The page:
MADELEINE BRAND, host:
This is DAY TO DAY. I'm Madeleine Brand. In New York, the cost to build the World Trade Center memorial is huge, almost a billion dollars. The state and the city want to cut that amount in half. Recommendations to do that, are due tomorrow. The memorial is supposed to include a museum with wreckage from the Twin Towers. Meanwhile, the artifacts are being preserved until they can be shown to the public. Beth Fertig of member station WNYC got a look and she has this report.
BETH FERTIG reporting:
The Trade Center wreckage is being housed in hangar 17 at John F. Kennedy Airport. The gray concrete floors stand in stark relief against the dark red beams and columns that are 30 to 50 feet long, lying down, covered in plastic.
Mr. CHARLES GARGANO (Vice Chairman, Port Authority of New York and New Jersey): You are looking at some of the largest steel columns and beams that you will ever see in any building around the world.
Ms. FERTIG: Charles Gargano is vice chairman of the Port Authority of New York and New Jersey, which owns both the airplane hangar and the Trade Center site. Pieces of steel that once formed towers 110 stories tall were melted by fire and crushed by millions of tons of debris. Their shiny facades are gone and they lie naked, showing their original red color, bent like spoons and molded into strange shapes.
One of the oddest shapes is called the compression. It's housed in a locked room and it looks like a meteorite. It comes from one of the towers, but nobody knows which. Gargano says it's actually four stories that have been crushed into an object four feet high.
Mr. GATT: Millions of tons of weight came down, and that is made up of a composition of different materials: steel, concrete, and other materials. And you can see how that was compressed.
Ms. FERTIG: Amazingly, it's possible to make out individual objects. There are bathroom tiles, a pipe, and blackened pieces of paper carbonized by the heat. It smells like charcoal. Peter Gatt, who's one of the preservationists here, points to the spine of what looks like a corporate report.
Mr. PETER GATT (Preservationist): You can find a (Unintelligible) inside. You can read letters from these little papers. For some reason, it's still here.
Ms. FERTIG: Gatt has been watching for any signs of deterioration. Cracks emerged over a year ago and they're now marked with tiny green pins to monitor the slightest change. The humidity and temperature in this room are tightly controlled. Preservationists have taken similar steps for other important pieces.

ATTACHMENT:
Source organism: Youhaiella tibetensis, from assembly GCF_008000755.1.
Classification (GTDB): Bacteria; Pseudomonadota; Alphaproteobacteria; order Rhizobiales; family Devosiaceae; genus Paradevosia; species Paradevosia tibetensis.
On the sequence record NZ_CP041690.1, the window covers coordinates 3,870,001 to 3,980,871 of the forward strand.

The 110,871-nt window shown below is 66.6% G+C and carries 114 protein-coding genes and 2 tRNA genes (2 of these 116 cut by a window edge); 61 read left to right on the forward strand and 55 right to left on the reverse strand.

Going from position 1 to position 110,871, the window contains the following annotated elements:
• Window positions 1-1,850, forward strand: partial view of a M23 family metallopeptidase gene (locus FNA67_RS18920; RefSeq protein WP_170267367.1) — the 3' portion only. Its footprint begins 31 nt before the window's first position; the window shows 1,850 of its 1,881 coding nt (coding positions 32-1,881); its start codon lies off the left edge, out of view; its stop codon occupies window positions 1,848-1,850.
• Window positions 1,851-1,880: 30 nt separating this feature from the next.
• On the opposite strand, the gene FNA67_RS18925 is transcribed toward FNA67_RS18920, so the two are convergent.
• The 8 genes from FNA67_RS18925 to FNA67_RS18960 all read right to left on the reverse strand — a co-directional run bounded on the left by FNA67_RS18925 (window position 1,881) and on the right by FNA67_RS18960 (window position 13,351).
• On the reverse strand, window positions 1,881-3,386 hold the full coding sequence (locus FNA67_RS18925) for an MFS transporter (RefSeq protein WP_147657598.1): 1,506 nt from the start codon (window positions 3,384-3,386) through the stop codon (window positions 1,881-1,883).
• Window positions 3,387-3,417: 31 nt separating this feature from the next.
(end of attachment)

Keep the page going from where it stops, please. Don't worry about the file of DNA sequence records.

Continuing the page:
One is a 35-foot-long column. It's lying on its side like a relic from some other civilization, covered with messages from the recovery workers at the World Trade Center site. Amory Houghton, who manages the preservation project, shows where Port Authority police painted the number 37 in blue, representing the number of officers who died on 9/11.
Mr. AMORY HOUGHTON (Manager, World Trade Center Preservation project): They covered it with about five coats of paint, and then they put, you know, and then they stenciled the 37 on it. So, as you can see, this paint was literally flaking off.
Ms. FERTIG: Gatt and his crew spent six months restoring this column. They mounted some paint chips with magnets and injected others with a solution to prevent more chipping.
Mr. GATT: We saved the rust that fell off of the column, we saved it. we made it a little bit stronger, (unintelligible) the right spots for it, put that back, and restored the whole image.
Ms. FERTIG: The column now looks exactly the way it did when it was removed from the World Trade Center site in a 2002 ceremony marking the end of the cleanup. Photos, prayer cards, and messages from the ironworkers have been lovingly restored. Houghton reads a few of them.
Mr. HOUGHTON: Jimmy, from Local 14. Tattoo, from the Electrical Union.
Ms. FERTIG: But the preservationists aren't able to control everything in their quests to keep the artifacts the way they were after the 2001 attacks. Everyone here is battling with nature.
Mr. HOUGHTON: They're the bane of our existence.
Ms. FERTIG: Because it's a huge airplane hangar, birds are a constant presence. Little white droppings are visible on sections of steel in the open areas. Gatt has figured out a way to remove it, and the Port Authority is building a net to keep the avian visitors out, while also repairing the roof.
The work is deeply meaningful for everyone involved in this project. Gatt is a Hungarian immigrant who's lived in New York for the past 20 years, working in art preservation. He's come to love these pieces of steel.
Mr. GATT: For me, how I see that, every piece is coming to be a sculpture for me.
Ms. FERTIG: Gatt says that appreciation keeps him going as he works to save the columns and beams for future generations. There's also a personal investment, says Amory Houghton of the Port Authority.
Mr. HOUGHTON: We lost a lot of people, and I lost a lot of really good friends. And not only do we have sort of a historical obligation, we really have a moral obligation to do this.
Ms. FERTIG: An obligation the agency intends to fulfill regardless of where the memorial and museum are finally housed. For NPR News, I'm Beth Fertig in New York.
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BRAND: There's more coming up on DAY TO DAY from NPR News.
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